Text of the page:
InterNACHI members might get tens of millions of dollars worth of inspections!!!

[FONT=Verdana]As far as inspectors fee’s, I also agree the current environment of giving away free or lowball services is damaging to the profession by undervaluing the service provide. It is a (mostly) free market however, and ultimately the forces of performance, value (actual and percieved), reputation, fees and liability will resolve themselves.


The only problem is that every client is new and don’t take into account “[FONT=Verdana]forces of performance, value (actual and percieved), reputation, fees” they are only looking for the lowest cost, How many call do we get where the customer is price shopping?[/FONT]


[FONT=Verdana]As far as inspectors fee’s, I also agree the current environment of giving away free or lowball services is damaging to the profession by undervaluing the service provide. It is a (mostly) free market however, and ultimately the forces of performance, value (actual and percieved), reputation, fees and liability will resolve themselves.


The only problem is that every client is new and don’t take into account “[FONT=Verdana]forces of performance, value (actual and percieved), reputation, fees” they are only looking for the lowest cost, How many call do we get where the customer is price shopping?[/FONT]

You are right all the customer cares about is the price. :shock:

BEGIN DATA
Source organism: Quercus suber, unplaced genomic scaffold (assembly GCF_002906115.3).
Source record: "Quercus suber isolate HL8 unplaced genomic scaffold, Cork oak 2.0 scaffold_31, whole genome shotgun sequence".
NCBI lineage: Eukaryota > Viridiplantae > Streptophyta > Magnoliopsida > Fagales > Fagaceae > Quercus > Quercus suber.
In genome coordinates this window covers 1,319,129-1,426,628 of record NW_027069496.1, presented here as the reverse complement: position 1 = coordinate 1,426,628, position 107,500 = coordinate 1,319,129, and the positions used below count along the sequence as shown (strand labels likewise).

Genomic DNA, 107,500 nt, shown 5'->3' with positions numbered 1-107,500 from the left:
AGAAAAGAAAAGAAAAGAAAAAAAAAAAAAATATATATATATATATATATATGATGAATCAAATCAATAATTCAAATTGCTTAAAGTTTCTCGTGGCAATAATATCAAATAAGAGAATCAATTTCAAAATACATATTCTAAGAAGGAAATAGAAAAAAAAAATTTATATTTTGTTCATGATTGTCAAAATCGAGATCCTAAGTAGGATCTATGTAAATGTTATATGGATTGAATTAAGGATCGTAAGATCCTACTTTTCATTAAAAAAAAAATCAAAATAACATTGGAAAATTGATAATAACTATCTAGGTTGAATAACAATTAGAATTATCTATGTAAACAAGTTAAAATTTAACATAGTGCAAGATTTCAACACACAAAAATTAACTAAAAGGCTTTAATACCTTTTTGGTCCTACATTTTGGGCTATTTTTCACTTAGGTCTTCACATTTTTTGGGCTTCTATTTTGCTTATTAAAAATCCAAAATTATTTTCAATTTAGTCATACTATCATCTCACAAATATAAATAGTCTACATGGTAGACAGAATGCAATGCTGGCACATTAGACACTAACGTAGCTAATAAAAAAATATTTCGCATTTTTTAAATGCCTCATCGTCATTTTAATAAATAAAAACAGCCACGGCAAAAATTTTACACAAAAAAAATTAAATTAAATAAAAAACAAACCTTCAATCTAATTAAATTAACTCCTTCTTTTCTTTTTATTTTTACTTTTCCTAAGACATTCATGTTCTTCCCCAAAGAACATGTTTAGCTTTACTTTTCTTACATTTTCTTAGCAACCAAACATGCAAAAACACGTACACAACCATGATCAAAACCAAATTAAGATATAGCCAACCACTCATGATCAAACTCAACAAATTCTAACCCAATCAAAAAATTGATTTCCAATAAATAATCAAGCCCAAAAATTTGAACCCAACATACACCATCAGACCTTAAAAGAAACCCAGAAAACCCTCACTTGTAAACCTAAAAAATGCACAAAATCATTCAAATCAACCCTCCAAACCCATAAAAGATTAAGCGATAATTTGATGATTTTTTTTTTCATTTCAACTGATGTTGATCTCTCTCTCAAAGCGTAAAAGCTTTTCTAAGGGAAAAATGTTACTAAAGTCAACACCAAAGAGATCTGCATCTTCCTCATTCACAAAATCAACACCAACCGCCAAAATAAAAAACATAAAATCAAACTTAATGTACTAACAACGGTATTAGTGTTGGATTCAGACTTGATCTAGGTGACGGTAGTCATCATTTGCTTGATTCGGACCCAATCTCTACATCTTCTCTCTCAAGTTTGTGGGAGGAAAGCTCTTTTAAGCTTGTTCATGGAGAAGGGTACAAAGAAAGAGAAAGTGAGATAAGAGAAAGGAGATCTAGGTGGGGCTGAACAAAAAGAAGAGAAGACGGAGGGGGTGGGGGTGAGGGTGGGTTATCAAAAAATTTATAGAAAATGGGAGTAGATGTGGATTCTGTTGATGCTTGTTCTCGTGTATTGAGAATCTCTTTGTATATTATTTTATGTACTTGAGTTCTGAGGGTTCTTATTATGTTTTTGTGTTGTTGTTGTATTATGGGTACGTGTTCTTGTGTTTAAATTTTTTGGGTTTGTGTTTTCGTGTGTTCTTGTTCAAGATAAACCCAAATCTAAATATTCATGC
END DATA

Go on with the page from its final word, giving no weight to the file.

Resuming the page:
A couple of point to consider:

I redo wind mits on the new form that I did a year ago on the old form.

I have many repeat clients. People change insurance more often they one may think.

You can only save 45% on the Wind portion of the premium.

All insurance companies are required to inform their clients about wind mitigation. They just need to read the information sent them. They state even had newspaper adds and commercial.

Many insurance companies use wind mitigation to gain clients and keep old clients.

There is less liability with a wind mit(if done properly) than a home inspection.

Prices will never go up as long as people are willing to do them for less.
We have a GC doing wind mits and four point combos for 87.50. I have heard of people doing wind mits alone for $50 dollars and $35 dollars.

Claiming that benefits vs pay (saving vs cost) is a way to charge is non sense. You should get paid for time/services done. I do not charge more because they paid more for the house. What they spend or save is not my business.

I have proven many previous inspections wrong, including re-inspections. It is about having the proper proof.

Managing wind mits is not easy, everyone needs them now. Checking all inspectors work is time consuming and necessary.

There are tricks to the Insurance inspection business, first being volume. Making good money at it is a matter of perspective. To the person not working, doing a couple a day a $50 is good money. To the seasoned inspector not so much.

Stop crying about the price qualified inspectors charge for their services. Nothing personal, it’s going to get far worse before it gets better.

The reason prices are low is simple economic principle of supply and demand.

The prices dropped because too many people could perform the inspection, and too many inspections were given out for free thanks to My Safe Florida.

Supply was high/ Demand low.